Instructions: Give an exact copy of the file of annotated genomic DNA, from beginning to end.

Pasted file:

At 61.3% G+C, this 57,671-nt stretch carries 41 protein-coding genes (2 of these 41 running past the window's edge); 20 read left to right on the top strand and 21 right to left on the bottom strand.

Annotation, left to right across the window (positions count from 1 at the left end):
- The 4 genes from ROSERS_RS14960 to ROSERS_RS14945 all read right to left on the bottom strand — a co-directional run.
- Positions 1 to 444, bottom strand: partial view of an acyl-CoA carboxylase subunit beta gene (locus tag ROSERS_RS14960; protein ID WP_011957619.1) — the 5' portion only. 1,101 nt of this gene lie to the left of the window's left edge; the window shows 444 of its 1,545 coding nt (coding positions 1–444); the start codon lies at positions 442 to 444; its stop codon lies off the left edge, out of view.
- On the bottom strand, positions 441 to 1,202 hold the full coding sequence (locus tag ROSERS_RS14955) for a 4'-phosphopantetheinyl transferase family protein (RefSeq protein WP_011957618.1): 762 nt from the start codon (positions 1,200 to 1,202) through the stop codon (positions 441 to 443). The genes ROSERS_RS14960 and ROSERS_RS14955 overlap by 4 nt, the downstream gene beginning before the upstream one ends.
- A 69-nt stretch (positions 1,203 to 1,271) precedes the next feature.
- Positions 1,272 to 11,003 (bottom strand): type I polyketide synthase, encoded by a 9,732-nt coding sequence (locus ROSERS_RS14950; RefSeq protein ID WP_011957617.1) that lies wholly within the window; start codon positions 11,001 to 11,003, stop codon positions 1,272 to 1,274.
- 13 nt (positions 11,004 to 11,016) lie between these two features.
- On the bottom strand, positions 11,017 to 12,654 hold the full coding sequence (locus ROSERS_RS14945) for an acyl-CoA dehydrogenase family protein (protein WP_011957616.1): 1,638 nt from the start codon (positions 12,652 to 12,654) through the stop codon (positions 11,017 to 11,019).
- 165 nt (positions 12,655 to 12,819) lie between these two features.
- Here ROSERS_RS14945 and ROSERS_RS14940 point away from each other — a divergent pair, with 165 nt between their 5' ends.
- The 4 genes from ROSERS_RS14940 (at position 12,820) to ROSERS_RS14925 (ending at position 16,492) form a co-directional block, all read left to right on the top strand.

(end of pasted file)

At 61.3% G+C, this 57,671-nt stretch carries 41 protein-coding genes (2 of these 41 running past the window's edge); 20 read left to right on the top strand and 21 right to left on the bottom strand.

Annotation, left to right across the window (positions count from 1 at the left end):
- The 4 genes from ROSERS_RS14960 to ROSERS_RS14945 all read right to left on the bottom strand — a co-directional run.
- Positions 1 to 444, bottom strand: partial view of an acyl-CoA carboxylase subunit beta gene (locus tag ROSERS_RS14960; protein ID WP_011957619.1) — the 5' portion only. 1,101 nt of this gene lie to the left of the window's left edge; the window shows 444 of its 1,545 coding nt (coding positions 1–444); the start codon lies at positions 442 to 444; its stop codon lies off the left edge, out of view.
- On the bottom strand, positions 441 to 1,202 hold the full coding sequence (locus tag ROSERS_RS14955) for a 4'-phosphopantetheinyl transferase family protein (RefSeq protein WP_011957618.1): 762 nt from the start codon (positions 1,200 to 1,202) through the stop codon (positions 441 to 443). The genes ROSERS_RS14960 and ROSERS_RS14955 overlap by 4 nt, the downstream gene beginning before the upstream one ends.
- A 69-nt stretch (positions 1,203 to 1,271) precedes the next feature.
- Positions 1,272 to 11,003 (bottom strand): type I polyketide synthase, encoded by a 9,732-nt coding sequence (locus ROSERS_RS14950; RefSeq protein ID WP_011957617.1) that lies wholly within the window; start codon positions 11,001 to 11,003, stop codon positions 1,272 to 1,274.
- 13 nt (positions 11,004 to 11,016) lie between these two features.
- On the bottom strand, positions 11,017 to 12,654 hold the full coding sequence (locus ROSERS_RS14945) for an acyl-CoA dehydrogenase family protein (protein WP_011957616.1): 1,638 nt from the start codon (positions 12,652 to 12,654) through the stop codon (positions 11,017 to 11,019).
- 165 nt (positions 12,655 to 12,819) lie between these two features.
- Here ROSERS_RS14945 and ROSERS_RS14940 point away from each other — a divergent pair, with 165 nt between their 5' ends.
- The 4 genes from ROSERS_RS14940 (at position 12,820) to ROSERS_RS14925 (ending at position 16,492) form a co-directional block, all read left to right on the top strand.